What is the role of self-treatment of depression in physician suicide?

Updated: Jun 11, 2017
  • Author: Louise B Andrew, MD, JD; Chief Editor: Barry E Brenner, MD, PhD, FACEP  more...
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Despite the protections afforded by law to citizens and other professionals who have disabilities, the potentially devastating effects triggered by a physician’s self reporting of depression may delay or, in effect, preclude appropriate treatment.

Although everyone knows that a doctor who treats himself or herself "has a fool for a patient,” we also know that most physicians treat themselves anyway, at least on occasion. This is especially likely when the physician believes that the consequences of seeking treatment may subject him or her to stigma, shame, or worse.

Because many states require reporting by other licensed physicians of a physician who may be suffering from a potentially impairing condition, physicians can be reluctant to seek treatment from colleagues, or from utilizing their insurance coverage, or even from using their own names when seeking treatment. A physician whose thought processes are clouded by depression and the anticipated consequences of seeking treatment for it may honestly believe that self-treatment is the only safe option. One analysis of physician suicide data relative to nonphysician victims revealed a much lower prevalence of antidepressant medication in the blood of physician victims, which is an objective indication of the truth that physicians do not receive mental health care in proportion to their need. [23] Too often, however, attempts at self-treatment are unsuccessful. Failure to obtain consultation and treatment for depression needlessly and significantly increases the risk of physician suicide.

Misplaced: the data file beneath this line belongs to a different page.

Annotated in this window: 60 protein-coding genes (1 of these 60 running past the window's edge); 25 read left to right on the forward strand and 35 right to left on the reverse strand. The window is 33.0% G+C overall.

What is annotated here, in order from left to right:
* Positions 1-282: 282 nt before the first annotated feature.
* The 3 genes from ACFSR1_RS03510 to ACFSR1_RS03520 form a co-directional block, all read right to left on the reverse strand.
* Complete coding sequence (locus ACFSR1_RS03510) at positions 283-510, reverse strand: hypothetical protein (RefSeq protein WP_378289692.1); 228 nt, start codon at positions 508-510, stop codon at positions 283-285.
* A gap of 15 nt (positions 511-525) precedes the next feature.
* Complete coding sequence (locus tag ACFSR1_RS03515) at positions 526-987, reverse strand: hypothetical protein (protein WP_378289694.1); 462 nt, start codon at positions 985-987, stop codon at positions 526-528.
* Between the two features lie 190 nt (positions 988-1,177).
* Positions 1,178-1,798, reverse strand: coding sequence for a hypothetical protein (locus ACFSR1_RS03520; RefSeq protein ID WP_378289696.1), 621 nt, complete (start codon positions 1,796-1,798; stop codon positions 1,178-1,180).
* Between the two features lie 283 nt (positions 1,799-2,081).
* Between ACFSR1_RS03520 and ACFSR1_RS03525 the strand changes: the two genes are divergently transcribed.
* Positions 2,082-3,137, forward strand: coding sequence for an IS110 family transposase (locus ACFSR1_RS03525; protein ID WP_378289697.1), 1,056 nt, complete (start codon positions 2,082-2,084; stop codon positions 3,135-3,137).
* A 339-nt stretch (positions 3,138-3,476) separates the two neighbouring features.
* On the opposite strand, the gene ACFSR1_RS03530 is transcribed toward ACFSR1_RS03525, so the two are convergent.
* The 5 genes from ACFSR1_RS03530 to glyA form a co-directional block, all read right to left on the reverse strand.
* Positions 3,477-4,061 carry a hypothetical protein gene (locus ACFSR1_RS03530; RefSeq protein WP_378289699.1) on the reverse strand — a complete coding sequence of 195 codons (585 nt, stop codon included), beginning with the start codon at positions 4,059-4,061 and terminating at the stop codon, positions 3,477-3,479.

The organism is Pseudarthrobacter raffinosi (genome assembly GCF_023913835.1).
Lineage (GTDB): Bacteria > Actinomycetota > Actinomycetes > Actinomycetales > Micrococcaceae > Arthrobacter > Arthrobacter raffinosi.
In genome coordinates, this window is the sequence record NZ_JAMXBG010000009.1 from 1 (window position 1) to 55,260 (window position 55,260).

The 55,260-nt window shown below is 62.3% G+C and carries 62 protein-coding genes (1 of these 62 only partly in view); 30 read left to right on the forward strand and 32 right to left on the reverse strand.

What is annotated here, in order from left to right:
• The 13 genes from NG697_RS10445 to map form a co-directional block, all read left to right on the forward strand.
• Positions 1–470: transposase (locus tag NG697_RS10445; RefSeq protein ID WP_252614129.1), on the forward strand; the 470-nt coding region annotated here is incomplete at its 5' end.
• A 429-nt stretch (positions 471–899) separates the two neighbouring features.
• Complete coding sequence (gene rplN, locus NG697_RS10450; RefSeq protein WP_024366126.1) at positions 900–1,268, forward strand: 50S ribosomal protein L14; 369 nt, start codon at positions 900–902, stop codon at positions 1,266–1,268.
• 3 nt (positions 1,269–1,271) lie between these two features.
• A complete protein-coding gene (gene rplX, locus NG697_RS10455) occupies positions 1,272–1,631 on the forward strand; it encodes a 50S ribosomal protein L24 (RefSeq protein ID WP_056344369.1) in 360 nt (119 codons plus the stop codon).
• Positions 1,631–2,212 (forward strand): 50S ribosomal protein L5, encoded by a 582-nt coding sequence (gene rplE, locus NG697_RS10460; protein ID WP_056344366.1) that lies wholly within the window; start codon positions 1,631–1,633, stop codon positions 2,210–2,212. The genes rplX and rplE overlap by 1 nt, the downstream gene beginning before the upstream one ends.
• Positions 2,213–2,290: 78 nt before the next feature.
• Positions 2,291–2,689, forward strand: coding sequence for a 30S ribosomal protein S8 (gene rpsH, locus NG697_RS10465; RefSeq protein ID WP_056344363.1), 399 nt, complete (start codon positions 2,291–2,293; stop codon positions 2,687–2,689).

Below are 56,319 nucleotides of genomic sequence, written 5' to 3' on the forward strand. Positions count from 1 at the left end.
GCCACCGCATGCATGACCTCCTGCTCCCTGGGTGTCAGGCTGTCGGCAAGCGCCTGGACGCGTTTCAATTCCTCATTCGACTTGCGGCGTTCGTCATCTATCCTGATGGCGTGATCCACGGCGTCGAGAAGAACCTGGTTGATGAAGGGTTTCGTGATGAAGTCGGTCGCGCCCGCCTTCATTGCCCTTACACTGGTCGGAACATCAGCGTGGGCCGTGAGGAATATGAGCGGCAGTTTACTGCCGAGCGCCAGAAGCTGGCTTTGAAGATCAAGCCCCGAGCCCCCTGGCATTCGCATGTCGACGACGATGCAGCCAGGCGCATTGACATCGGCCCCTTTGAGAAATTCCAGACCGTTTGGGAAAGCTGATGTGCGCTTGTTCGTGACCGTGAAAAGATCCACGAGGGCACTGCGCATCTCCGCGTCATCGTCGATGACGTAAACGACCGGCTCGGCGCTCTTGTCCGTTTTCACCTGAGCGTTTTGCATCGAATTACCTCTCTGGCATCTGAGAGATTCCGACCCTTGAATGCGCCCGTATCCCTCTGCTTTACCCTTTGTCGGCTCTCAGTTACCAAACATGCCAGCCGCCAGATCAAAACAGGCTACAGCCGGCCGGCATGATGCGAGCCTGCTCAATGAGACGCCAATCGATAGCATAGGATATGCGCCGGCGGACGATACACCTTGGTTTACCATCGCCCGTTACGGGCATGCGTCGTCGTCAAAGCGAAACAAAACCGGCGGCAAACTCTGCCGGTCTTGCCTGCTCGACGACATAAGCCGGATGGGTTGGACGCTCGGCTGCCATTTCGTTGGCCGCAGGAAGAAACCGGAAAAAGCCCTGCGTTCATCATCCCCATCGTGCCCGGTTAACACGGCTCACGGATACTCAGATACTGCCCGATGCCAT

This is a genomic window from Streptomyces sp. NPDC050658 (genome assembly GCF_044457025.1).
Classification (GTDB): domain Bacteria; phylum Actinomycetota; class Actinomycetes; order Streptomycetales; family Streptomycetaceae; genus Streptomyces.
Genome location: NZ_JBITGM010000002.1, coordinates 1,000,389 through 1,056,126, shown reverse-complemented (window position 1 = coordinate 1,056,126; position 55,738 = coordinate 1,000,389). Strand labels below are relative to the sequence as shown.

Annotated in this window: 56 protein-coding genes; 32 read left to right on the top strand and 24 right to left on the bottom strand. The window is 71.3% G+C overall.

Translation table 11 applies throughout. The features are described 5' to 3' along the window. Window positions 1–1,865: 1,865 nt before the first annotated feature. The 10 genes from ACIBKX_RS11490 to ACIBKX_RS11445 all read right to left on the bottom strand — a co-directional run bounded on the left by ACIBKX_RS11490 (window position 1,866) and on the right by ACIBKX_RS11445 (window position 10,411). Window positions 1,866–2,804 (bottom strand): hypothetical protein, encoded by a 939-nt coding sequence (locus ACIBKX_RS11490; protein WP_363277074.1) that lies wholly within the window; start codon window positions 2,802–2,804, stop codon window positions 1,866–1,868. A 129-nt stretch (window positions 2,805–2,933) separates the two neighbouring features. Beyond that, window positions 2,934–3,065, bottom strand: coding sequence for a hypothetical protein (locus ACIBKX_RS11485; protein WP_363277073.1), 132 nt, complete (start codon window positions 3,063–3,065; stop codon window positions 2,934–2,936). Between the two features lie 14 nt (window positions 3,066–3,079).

Source Article: Physician Suicide: Problems With Treating Physician Depression

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